A Sound of Thunder (film)

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A Sound of Thunder
A Sound of Thunder poster.jpg
Theatrical release poster
Directed by Peter Hyams
Produced by
Screenplay by Thomas Dean Donnelly
Joshua Oppenheimer

Gregory Poirier
Based on A Sound of Thunder 
by Ray Bradbury
Music by Nick Glennie-Smith
Cinematography Peter Hyams
Edited by Sylvie Landra
Distributed by
Release dates
  • 15 May 2005 (2005-05-15) (Cannes)
  • 2 September 2005 (2005-09-02) (United States)
  • 24 November 2005 (2005-11-24) (Czech Republic)
Running time
103 minutes
Country United Kingdom
United States
Czech Republic
Language English
Budget $80 million[1]
Box office $11,665,465[1]

A Sound of Thunder is a 2005 science fiction thriller film directed by Peter Hyams, and starring Edward Burns, Catherine McCormack and Ben Kingsley. An international co-production between the United Kingdom, the United States, Germany and the Czech Republic.

The film is based on the short story of the same name by Ray Bradbury. It is about "time tourists" who accidentally interfere too much with the past, completely altering the present. The release poster may refer to the quantum butterfly effect, in which a butterfly flaps its wings and the air currents eventually cause large storms elsewhere, fitting the time tourists effect on the future and past.


In 2055 Chicago, the Time Safari company offers the ability for people to hunt dinosaurs in the past via time travel technology. Because of the dangers of interferring with the time line, the company's activities are rigorously monitored by the government, and the safaris are limited to hunting a specific Allosaurus in the Cretaceous five minutes before a nearby volcano would erupt and kill the dinosaur otherwise. Those on the safari, including Time Safari employees led by Travis Ryer, wear isolation suits and use frozen nitrogen bullets to avoid leaving traces, and use a special floating path to avoid touching anything; further protection is provided by a bio-filter that checks for any organic material not recognized before their travel to the past. Though successful, Time Safari is vocally attacked by Sonia Rand, the developer of the time machine software TAMI, who feels scorned for not receiving credit and fears they may alter the past through their activities.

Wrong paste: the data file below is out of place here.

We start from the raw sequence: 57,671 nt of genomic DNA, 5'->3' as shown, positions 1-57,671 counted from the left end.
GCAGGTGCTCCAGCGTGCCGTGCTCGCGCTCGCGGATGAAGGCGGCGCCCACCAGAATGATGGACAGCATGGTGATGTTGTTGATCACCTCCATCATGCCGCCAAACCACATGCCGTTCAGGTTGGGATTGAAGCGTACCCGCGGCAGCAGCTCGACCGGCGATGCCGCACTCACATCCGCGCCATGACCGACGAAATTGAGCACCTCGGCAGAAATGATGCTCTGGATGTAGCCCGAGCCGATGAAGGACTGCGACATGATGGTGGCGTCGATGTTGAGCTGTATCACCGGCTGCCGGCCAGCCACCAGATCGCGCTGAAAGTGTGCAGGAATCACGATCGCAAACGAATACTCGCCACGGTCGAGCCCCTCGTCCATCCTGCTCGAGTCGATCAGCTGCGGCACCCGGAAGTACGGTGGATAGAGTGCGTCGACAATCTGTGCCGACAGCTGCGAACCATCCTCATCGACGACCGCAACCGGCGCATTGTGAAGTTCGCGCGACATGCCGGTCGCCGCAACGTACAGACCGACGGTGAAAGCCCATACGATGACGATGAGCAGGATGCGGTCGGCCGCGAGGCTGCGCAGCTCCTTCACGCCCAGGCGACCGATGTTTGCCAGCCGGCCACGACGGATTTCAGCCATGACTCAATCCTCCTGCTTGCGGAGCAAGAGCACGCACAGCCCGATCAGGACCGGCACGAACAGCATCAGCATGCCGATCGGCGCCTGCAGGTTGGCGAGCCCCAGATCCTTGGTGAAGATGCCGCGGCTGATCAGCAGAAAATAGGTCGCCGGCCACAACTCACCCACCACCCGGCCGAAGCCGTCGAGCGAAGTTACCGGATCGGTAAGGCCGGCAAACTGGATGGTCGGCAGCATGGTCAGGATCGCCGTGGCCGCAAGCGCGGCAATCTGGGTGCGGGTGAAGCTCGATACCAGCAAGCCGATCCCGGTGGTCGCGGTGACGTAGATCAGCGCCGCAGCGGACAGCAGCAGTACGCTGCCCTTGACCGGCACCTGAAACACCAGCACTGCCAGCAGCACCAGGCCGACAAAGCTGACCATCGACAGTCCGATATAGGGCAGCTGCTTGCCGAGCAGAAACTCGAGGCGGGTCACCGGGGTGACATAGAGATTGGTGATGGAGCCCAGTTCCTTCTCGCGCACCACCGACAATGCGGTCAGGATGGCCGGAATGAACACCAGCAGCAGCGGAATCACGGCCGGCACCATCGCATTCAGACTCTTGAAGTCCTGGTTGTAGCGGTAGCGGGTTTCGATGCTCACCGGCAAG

A trip with clients Eckels and Middleton goes afoul when Ryer's gun fails to go off. The dinosaur rushes the group, scattering the clients. Ryer kills the dinosaur, regroups the clients and returns to 2055, unaware that Middleton had stepped off the path. The next day, they hear reports of global increases in temperature and humidity, and Ryer observes a sudden increase in plant life. On their next trip, they find that the Allosaurus is already dead when they arrive and the volcano erupting much sooner. They quickly return and report the changes, and the government shuts down Time Safari to investigate. Ryer learns from Rand they are being struck by "time waves" that cause drastic alterations to the city as they pass due to something that happened on a previous expedition. Ryer and Rand narrowly escape a building after a time wave causes the appearance of thousands of beetles and a tree bursting through its structure. Rand warns that more time waves can be expected.